Let’s face it: we’ve all skipped class. Maybe once, maybe twice… Maybe a handful of times. Either way, we’ve all been there. Whether it’s hitting the snooze button over and over again, wanting to enjoy the warm weather at Livermore River with friends, or getting lost buried beneath a pile of work due that day, the “standard” excuses just don’t seem to cut it anymore.
PSU students’ creativity knows no boundaries when it comes to reasons for not going to class. Now, soon-to-be graduates weigh in to reveal their best (worst) advice. Underclassmen, take note.
The classic excuse is to blame it on the family. Be careful with this one though—karma finds everyone. Ryan Curtin, a Senior Environmental Science major, said he hasn’t skipped class often, but when he has, he’ll say he has “personal family matters.” This way, “there aren’t any repercussions. Professors won’t ask questions and I won’t have to live with the guilt of faking a death in the family. No one wants that,” said Curtin.
A little more practical excuse is the age-old car trouble. Of course, having a car and living off-campus are musts. Even if the criteria isn’t entirely believable, give it the old college try. Tommy Silva, a Senior Finance major, said that, “in the past, I’ve used that my car won’t start and therefore I can’t get to class… even though I live on campus.” There’s an “A” for effort.
Sickness is another classic reason. After all, the infamous “Plymouth Plague” has kept many students away from the classroom. When springtime rolls around and the plague has left campus, sometimes being explicit is necessary. Senior English major, Annette Maheu said, “[having] explosive diarrhea” may be her best excuse yet. No further questions needed— not a single professor will want to know the details.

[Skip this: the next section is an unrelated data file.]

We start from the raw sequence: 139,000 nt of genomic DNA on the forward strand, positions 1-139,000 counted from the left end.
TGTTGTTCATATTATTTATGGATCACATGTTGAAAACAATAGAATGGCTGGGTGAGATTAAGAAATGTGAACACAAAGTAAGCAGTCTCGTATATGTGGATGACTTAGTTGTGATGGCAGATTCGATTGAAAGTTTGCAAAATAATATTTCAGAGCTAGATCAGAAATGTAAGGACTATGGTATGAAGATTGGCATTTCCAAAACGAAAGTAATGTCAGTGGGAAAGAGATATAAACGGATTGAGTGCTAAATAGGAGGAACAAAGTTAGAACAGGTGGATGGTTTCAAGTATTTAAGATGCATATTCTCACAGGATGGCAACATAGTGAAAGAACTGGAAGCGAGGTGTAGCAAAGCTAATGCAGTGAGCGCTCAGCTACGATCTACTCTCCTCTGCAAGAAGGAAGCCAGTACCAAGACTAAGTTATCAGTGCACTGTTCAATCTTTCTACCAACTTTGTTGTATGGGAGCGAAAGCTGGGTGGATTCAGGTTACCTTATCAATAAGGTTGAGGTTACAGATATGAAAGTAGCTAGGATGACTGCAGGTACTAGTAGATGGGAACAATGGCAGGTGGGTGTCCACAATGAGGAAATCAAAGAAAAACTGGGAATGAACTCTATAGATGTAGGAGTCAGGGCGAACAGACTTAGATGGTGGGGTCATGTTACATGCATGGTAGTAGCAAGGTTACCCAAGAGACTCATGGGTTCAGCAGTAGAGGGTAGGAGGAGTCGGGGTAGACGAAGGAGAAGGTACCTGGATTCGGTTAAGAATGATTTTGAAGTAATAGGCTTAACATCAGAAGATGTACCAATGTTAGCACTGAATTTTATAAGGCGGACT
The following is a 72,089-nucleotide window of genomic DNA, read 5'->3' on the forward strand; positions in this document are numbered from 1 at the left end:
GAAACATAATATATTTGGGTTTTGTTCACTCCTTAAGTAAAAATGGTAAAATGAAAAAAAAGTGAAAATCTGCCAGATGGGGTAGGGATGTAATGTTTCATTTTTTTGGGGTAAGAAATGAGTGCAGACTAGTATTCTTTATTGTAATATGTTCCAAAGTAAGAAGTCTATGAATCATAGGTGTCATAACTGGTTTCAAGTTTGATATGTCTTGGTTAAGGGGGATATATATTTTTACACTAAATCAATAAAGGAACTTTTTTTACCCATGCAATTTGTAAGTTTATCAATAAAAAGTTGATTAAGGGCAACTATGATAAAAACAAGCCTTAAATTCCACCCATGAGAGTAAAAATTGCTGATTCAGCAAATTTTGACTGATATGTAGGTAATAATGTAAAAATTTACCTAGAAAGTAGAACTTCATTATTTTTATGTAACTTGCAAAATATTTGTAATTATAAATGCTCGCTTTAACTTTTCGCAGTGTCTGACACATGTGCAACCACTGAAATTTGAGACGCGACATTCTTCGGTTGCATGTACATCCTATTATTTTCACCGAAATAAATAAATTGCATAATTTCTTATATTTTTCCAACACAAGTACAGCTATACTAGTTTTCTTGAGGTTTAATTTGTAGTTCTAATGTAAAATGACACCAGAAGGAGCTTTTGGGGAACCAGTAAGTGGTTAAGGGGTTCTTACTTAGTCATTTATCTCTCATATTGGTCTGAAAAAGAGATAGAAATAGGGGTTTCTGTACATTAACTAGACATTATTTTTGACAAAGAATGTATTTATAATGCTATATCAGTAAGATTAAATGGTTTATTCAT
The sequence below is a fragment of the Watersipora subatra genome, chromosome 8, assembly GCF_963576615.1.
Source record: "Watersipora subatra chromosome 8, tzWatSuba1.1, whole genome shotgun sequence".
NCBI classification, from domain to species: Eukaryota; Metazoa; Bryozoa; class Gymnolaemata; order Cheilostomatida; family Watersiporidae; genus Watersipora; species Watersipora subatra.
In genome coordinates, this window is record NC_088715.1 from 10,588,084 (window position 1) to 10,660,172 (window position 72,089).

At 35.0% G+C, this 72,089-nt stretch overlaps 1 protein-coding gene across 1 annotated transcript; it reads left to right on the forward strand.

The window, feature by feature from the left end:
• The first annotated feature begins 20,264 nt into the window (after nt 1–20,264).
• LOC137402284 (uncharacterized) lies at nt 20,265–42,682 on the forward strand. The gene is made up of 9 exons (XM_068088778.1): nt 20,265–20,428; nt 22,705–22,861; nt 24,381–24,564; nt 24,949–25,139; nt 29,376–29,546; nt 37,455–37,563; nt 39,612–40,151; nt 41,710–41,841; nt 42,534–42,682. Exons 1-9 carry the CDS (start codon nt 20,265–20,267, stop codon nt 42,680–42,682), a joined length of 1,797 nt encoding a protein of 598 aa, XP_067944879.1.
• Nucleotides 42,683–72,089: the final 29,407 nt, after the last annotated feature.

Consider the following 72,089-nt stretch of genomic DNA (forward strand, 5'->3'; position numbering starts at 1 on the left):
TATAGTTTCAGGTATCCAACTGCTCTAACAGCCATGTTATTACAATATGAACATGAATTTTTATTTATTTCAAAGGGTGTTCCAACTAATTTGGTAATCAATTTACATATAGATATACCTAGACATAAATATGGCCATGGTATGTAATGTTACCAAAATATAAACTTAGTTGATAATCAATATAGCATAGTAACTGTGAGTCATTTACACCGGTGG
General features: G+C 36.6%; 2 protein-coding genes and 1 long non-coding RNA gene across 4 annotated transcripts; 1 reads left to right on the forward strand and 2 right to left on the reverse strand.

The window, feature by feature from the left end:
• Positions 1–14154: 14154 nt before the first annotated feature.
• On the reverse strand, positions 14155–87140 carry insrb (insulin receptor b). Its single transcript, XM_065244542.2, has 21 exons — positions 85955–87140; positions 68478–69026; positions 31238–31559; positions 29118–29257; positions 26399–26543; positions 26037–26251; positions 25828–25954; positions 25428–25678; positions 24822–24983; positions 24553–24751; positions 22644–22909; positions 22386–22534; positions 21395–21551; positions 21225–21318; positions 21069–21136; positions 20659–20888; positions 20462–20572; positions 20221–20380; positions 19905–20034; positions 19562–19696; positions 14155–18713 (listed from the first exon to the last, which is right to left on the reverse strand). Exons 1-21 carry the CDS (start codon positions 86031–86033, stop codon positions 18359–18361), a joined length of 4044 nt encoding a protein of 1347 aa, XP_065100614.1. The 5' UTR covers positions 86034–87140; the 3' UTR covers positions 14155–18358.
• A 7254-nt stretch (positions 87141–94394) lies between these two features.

There are even the rare and the bold who will show no remorse. While some thought and planning may be involved in their decision, ultimately these students won’t even bother coming up with an excuse. “Strategic skips are ideal. If I know I’m not going to fall behind if I miss a class, then I just won’t show up,” said TJ Palmer, a Senior Meteorology major. Honestly counts for something, right?
Of course, we should always be wary of the classes we skip. We may have those days when we need to do what we have to do, but we shouldn’t let skipping become a habit. Education is valuable, and every class counts and costs (big time). So, if you have to, make those excuses count, too.
Published in Plymouth State University's newspaper, The Clock